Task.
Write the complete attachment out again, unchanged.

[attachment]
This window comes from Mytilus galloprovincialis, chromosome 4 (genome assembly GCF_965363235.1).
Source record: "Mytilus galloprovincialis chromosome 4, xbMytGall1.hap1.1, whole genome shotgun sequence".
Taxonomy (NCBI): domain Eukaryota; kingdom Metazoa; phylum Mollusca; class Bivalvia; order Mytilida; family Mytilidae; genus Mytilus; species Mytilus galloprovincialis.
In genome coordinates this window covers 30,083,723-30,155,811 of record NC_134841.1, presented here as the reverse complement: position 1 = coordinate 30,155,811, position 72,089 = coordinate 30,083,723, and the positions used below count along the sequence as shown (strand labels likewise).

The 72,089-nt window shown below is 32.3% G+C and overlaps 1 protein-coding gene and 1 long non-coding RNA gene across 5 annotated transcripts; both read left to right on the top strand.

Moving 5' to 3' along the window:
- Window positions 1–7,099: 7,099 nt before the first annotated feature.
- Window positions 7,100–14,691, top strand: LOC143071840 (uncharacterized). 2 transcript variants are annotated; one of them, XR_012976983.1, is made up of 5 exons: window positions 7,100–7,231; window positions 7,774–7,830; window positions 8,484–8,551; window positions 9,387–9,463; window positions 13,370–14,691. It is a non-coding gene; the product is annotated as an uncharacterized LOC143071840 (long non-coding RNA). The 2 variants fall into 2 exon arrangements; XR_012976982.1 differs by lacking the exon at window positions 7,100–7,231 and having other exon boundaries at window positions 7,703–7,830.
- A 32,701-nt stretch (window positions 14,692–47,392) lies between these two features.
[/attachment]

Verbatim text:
This window comes from Mytilus galloprovincialis, chromosome 4 (genome assembly GCF_965363235.1).
Source record: "Mytilus galloprovincialis chromosome 4, xbMytGall1.hap1.1, whole genome shotgun sequence".
Taxonomy (NCBI): domain Eukaryota; kingdom Metazoa; phylum Mollusca; class Bivalvia; order Mytilida; family Mytilidae; genus Mytilus; species Mytilus galloprovincialis.
In genome coordinates this window covers 30,083,723-30,155,811 of record NC_134841.1, presented here as the reverse complement: position 1 = coordinate 30,155,811, position 72,089 = coordinate 30,083,723, and the positions used below count along the sequence as shown (strand labels likewise).

The 72,089-nt window shown below is 32.3% G+C and overlaps 1 protein-coding gene and 1 long non-coding RNA gene across 5 annotated transcripts; both read left to right on the top strand.

Moving 5' to 3' along the window:
- Window positions 1–7,099: 7,099 nt before the first annotated feature.
- Window positions 7,100–14,691, top strand: LOC143071840 (uncharacterized). 2 transcript variants are annotated; one of them, XR_012976983.1, is made up of 5 exons: window positions 7,100–7,231; window positions 7,774–7,830; window positions 8,484–8,551; window positions 9,387–9,463; window positions 13,370–14,691. It is a non-coding gene; the product is annotated as an uncharacterized LOC143071840 (long non-coding RNA). The 2 variants fall into 2 exon arrangements; XR_012976982.1 differs by lacking the exon at window positions 7,100–7,231 and having other exon boundaries at window positions 7,703–7,830.
- A 32,701-nt stretch (window positions 14,692–47,392) lies between these two features.